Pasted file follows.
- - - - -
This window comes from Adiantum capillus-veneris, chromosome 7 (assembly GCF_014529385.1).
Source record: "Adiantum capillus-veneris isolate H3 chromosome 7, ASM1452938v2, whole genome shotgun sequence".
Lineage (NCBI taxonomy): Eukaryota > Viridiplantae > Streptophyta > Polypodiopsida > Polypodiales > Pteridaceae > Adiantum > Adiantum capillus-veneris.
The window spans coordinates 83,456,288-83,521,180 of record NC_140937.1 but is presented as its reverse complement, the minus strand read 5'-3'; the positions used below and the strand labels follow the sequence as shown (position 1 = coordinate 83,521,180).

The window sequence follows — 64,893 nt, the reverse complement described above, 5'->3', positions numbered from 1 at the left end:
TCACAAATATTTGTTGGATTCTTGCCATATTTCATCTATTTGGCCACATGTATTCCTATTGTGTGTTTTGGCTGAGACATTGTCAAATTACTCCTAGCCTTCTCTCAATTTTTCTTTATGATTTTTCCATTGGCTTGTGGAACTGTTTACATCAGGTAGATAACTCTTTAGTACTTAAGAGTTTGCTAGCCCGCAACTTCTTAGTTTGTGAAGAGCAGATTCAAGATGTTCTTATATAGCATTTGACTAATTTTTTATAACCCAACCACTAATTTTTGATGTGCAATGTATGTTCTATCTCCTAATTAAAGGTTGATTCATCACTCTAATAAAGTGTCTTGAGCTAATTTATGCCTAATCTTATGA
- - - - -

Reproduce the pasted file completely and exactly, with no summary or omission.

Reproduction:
This window comes from Adiantum capillus-veneris, chromosome 7 (assembly GCF_014529385.1).
Source record: "Adiantum capillus-veneris isolate H3 chromosome 7, ASM1452938v2, whole genome shotgun sequence".
Lineage (NCBI taxonomy): Eukaryota > Viridiplantae > Streptophyta > Polypodiopsida > Polypodiales > Pteridaceae > Adiantum > Adiantum capillus-veneris.
The window spans coordinates 83,456,288-83,521,180 of record NC_140937.1 but is presented as its reverse complement, the minus strand read 5'-3'; the positions used below and the strand labels follow the sequence as shown (position 1 = coordinate 83,521,180).

The window sequence follows — 64,893 nt, the reverse complement described above, 5'->3', positions numbered from 1 at the left end:
TCACAAATATTTGTTGGATTCTTGCCATATTTCATCTATTTGGCCACATGTATTCCTATTGTGTGTTTTGGCTGAGACATTGTCAAATTACTCCTAGCCTTCTCTCAATTTTTCTTTATGATTTTTCCATTGGCTTGTGGAACTGTTTACATCAGGTAGATAACTCTTTAGTACTTAAGAGTTTGCTAGCCCGCAACTTCTTAGTTTGTGAAGAGCAGATTCAAGATGTTCTTATATAGCATTTGACTAATTTTTTATAACCCAACCACTAATTTTTGATGTGCAATGTATGTTCTATCTCCTAATTAAAGGTTGATTCATCACTCTAATAAAGTGTCTTGAGCTAATTTATGCCTAATCTTATGA